Alternative Electricity Ratemaking Mechanisms Adopted by Other States

Categories: Rate Design -    View PDF

May 25, 2016 - Laurence Kirsch and Mat Morey

Mat Morey

Mat Morey

Laurence Kirsch

Laurence Kirsch

Electricity rates have traditionally been set according to utilities’ costs of service. Over the past forty years, however, the electric power industry and its regulators have developed and experimented with a range of ratemaking mechanisms that depart from traditional embedded cost-based ratemaking. The development of these non-traditional ratemaking mechanisms has been spurred by the need to deal with uncertainties in input prices (like fuels) that are beyond utility control, by a desire to improve utilities’ performance incentives, by the opportunities created by the restructuring of and competition in wholesale electricity markets, by public policy support for renewable energy, by technological progress in generation and information technologies, and by declining rates of electricity sales growth. In short, the evolution of the electric power industry is having and will continue to have substantial impacts on utility costs and on the considerations that influence how electricity should be priced.

In Alternative Electricity Ratemaking Mechanisms Adopted by Other States, Laurence Kirsch and Mat Morey identify and analyze eleven types of alternative ratemaking mechanisms adopted by various states, particularly those that allow electric transmission and distribution utilities to seek timely recovery of infrastructure costs while preserving incentives to achieve other goals that might be fostered by appropriate rate design. The alternative ratemaking mechanisms are all variants of traditional cost-of-service ratemaking, so they all rely on a determination of an initial revenue requirement through a cost-of-service study. But while traditional regulation generally allows rate changes relatively infrequently, the alternatives generally update the revenue requirement at regular intervals in response to changes in utility costs, sales, and profits. This updating mitigates the potential for rate shock and conflict among parties that sometimes accompany the relative infrequency of traditional rate cases.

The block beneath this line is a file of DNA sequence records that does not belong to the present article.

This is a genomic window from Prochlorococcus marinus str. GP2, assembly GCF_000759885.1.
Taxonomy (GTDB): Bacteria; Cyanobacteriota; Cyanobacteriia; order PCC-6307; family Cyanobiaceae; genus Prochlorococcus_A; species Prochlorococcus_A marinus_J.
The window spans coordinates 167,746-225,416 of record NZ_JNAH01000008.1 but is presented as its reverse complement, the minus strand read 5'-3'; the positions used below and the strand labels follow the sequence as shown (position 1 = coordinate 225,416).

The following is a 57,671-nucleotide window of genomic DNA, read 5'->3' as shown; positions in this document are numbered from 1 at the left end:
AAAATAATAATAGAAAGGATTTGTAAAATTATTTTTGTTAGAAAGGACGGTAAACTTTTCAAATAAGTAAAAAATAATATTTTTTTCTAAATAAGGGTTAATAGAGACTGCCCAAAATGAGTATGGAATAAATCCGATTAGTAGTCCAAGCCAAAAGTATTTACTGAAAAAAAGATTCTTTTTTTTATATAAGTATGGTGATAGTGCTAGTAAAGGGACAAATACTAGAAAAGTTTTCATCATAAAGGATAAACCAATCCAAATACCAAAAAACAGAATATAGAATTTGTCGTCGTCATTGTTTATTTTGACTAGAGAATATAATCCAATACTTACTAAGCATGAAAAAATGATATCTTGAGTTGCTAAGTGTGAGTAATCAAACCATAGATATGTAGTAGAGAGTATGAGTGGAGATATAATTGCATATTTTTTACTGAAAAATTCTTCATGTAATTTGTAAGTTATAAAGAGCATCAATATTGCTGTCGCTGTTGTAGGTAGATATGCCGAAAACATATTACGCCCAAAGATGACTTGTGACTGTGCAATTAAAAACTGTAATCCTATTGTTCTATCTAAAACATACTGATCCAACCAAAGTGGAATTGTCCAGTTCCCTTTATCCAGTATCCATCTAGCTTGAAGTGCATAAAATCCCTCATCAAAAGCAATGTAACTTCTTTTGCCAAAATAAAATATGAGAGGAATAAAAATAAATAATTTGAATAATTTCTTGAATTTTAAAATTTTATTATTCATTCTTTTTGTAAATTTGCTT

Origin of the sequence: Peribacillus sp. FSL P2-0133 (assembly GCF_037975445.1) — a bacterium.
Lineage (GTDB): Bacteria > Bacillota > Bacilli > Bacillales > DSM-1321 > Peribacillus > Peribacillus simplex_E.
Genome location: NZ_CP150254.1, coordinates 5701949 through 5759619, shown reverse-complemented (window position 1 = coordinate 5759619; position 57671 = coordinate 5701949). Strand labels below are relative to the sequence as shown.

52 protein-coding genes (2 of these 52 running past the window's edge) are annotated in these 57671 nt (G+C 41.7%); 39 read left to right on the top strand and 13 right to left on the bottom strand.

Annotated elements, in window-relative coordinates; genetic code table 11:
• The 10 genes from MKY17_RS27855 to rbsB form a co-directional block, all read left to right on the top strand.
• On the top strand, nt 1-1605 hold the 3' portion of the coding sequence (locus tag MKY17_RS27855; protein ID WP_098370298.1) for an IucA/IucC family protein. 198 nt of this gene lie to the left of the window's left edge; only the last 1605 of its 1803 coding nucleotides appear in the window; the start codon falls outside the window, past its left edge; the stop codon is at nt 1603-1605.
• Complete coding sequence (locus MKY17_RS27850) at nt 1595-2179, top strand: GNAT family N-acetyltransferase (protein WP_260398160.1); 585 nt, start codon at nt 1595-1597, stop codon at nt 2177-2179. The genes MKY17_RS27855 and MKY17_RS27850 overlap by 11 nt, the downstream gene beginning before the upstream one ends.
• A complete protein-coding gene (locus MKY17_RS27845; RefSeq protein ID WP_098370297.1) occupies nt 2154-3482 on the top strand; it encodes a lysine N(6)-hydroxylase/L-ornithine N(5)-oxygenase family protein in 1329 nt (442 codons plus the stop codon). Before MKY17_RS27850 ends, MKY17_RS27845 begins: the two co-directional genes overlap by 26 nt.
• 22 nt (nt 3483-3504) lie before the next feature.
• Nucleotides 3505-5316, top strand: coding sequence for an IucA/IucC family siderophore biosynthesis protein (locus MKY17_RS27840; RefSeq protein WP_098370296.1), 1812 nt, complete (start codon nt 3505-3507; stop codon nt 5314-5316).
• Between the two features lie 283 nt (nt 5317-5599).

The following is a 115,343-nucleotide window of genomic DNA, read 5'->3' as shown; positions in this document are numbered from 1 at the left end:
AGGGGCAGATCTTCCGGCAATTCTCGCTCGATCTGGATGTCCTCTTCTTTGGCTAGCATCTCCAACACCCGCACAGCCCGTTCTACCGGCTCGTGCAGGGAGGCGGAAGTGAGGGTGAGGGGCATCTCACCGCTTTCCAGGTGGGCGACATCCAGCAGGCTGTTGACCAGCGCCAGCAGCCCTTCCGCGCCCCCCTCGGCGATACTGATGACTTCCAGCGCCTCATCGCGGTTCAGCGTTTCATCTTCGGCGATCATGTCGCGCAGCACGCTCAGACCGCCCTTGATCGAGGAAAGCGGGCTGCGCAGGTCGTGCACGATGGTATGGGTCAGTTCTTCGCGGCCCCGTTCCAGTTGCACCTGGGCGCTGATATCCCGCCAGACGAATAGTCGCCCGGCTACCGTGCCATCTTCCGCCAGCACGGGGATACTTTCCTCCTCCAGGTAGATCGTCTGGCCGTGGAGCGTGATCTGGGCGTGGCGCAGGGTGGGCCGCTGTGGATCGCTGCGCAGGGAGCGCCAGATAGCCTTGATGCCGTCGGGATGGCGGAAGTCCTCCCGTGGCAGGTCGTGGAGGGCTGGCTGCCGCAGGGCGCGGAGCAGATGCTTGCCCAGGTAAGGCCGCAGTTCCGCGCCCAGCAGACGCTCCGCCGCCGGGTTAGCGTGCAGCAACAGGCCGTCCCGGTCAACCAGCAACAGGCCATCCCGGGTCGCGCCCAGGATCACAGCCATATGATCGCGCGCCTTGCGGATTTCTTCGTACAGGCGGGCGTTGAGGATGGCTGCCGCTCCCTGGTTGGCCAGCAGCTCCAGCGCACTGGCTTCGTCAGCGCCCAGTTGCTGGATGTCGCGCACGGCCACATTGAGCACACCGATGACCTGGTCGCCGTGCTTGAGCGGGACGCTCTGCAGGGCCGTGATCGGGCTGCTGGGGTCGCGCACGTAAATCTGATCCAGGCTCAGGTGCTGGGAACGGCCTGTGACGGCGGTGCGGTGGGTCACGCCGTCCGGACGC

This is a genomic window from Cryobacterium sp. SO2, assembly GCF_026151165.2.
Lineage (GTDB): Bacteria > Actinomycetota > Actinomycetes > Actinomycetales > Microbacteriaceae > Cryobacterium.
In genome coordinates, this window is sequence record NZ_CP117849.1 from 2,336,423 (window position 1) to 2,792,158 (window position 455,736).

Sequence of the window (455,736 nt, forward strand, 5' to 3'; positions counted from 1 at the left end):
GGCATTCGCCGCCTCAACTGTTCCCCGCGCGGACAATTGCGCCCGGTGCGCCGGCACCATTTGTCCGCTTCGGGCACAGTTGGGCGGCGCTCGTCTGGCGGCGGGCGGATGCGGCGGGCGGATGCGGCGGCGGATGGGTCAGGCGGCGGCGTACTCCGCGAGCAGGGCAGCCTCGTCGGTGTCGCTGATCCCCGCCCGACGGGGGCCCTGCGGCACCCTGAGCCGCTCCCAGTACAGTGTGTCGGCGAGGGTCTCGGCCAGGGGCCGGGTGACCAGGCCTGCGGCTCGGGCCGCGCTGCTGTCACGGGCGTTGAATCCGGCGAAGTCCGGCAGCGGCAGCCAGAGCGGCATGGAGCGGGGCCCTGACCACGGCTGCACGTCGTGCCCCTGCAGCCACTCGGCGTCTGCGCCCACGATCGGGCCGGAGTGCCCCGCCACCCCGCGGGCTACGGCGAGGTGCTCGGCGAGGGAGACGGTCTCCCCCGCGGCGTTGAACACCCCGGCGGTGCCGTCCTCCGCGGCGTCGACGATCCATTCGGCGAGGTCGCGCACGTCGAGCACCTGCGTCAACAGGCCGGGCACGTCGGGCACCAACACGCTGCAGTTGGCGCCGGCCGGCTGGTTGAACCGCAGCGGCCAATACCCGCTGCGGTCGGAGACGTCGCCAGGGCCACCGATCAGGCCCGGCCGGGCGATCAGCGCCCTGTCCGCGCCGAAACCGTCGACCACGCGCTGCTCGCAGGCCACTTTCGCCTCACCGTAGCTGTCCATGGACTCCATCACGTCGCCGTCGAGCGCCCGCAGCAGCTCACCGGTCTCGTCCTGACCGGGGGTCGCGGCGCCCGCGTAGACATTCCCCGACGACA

The report was prepared at the behest of the Public Utility Commission of Texas.